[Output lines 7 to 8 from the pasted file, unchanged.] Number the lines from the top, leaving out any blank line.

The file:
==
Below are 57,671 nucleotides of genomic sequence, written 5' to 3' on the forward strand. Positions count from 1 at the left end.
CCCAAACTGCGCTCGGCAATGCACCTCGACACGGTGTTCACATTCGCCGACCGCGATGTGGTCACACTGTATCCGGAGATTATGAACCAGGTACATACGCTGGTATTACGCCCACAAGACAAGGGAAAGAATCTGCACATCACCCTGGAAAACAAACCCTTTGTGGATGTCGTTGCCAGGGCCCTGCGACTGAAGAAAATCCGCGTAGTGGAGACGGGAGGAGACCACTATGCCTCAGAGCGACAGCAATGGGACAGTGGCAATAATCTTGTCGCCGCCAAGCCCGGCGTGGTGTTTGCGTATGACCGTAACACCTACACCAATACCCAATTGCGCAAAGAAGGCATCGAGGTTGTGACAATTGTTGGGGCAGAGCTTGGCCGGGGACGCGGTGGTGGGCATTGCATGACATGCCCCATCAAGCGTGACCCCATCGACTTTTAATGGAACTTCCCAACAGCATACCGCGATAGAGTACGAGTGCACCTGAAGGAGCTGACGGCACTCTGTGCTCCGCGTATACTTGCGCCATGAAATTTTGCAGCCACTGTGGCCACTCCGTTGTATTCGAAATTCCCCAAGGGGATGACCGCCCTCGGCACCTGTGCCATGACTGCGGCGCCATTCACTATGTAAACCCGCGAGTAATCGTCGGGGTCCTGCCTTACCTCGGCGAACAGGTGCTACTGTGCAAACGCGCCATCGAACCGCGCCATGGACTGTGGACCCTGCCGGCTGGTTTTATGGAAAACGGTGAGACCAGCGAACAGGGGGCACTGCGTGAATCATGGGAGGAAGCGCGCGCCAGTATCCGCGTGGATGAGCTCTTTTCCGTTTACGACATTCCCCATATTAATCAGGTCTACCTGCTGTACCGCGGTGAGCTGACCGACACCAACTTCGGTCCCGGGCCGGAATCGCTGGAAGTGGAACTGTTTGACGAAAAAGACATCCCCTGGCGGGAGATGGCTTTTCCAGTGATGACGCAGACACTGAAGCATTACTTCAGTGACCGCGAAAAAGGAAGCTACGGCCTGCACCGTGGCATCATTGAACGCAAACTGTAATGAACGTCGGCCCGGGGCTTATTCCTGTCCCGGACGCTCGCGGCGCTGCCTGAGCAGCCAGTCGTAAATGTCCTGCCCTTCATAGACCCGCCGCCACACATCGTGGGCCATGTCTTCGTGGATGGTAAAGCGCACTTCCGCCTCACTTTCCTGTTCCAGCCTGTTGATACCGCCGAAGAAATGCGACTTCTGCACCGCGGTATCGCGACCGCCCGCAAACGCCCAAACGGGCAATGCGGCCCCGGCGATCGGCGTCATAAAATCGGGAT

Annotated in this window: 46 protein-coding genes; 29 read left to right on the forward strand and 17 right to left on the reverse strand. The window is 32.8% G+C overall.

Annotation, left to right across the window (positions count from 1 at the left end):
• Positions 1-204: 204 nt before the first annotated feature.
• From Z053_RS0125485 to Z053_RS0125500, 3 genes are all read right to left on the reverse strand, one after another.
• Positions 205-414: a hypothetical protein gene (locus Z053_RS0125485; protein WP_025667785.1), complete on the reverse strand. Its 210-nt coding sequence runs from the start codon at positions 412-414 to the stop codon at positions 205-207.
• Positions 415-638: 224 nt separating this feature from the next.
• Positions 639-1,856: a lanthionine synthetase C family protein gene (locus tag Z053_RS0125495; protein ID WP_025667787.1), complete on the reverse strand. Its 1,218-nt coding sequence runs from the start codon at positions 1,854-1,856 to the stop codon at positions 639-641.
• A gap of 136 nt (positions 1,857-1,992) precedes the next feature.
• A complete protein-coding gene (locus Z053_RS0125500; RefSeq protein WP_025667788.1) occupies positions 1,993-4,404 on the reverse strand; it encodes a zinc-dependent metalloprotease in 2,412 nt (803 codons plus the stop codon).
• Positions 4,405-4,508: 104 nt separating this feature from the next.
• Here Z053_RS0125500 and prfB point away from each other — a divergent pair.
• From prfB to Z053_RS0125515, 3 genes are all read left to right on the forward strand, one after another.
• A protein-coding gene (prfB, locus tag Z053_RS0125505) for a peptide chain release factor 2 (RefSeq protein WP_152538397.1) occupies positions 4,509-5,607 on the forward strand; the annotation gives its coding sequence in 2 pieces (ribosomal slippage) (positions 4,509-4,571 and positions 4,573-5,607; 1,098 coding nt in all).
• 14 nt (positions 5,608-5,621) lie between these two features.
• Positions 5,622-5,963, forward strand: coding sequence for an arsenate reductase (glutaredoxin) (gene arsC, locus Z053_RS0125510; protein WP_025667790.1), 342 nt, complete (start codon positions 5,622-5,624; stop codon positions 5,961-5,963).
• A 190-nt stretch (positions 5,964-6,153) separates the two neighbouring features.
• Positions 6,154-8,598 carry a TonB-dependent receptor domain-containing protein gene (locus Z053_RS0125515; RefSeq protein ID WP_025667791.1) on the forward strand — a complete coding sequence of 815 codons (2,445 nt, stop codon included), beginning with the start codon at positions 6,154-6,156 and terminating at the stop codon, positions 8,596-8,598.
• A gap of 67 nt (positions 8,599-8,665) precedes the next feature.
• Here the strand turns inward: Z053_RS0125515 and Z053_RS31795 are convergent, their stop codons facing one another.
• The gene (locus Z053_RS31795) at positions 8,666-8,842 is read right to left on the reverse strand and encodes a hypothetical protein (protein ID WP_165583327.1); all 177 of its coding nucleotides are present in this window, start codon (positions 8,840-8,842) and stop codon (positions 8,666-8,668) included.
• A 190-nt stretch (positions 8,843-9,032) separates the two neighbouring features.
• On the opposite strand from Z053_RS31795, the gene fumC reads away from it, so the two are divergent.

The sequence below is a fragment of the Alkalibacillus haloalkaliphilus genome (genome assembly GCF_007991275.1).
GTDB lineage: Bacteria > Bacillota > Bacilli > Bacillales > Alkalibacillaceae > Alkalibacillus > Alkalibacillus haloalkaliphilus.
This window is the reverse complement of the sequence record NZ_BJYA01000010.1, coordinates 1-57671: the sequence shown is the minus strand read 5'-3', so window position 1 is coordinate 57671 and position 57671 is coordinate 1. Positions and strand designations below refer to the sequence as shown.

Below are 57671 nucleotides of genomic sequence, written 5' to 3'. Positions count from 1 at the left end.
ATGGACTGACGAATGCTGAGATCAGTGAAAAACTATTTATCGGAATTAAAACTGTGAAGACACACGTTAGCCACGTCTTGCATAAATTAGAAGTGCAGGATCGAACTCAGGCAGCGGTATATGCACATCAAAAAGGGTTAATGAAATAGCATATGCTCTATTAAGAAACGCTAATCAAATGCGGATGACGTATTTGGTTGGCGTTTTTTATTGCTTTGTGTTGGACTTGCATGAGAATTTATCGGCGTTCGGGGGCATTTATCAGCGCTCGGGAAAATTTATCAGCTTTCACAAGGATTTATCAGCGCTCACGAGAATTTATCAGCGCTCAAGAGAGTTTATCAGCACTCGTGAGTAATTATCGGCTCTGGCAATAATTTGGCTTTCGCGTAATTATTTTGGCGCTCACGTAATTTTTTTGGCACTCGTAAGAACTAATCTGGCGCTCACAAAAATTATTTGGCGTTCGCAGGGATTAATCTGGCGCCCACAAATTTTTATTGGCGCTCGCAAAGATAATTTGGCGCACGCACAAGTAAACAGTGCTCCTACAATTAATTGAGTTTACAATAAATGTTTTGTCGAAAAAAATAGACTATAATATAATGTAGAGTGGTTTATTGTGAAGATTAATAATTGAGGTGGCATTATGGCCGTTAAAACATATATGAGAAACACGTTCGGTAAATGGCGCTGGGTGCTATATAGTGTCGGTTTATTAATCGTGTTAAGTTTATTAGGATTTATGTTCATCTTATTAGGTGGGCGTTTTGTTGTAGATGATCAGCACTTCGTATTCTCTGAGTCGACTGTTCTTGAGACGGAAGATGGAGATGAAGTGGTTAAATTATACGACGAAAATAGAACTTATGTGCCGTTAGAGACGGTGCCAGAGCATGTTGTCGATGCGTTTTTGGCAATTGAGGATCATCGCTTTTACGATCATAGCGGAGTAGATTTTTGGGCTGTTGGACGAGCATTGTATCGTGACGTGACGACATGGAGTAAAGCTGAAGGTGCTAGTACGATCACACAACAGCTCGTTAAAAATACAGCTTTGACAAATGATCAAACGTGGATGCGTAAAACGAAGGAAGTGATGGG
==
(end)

• Positions 205-414: a hypothetical protein gene (locus Z053_RS0125485; protein WP_025667785.1), complete on the reverse strand. Its 210-nt coding sequence runs from the start codon at positions 412-414 to the stop codon at positions 205-207.
• Positions 415-638: 224 nt separating this feature from the next.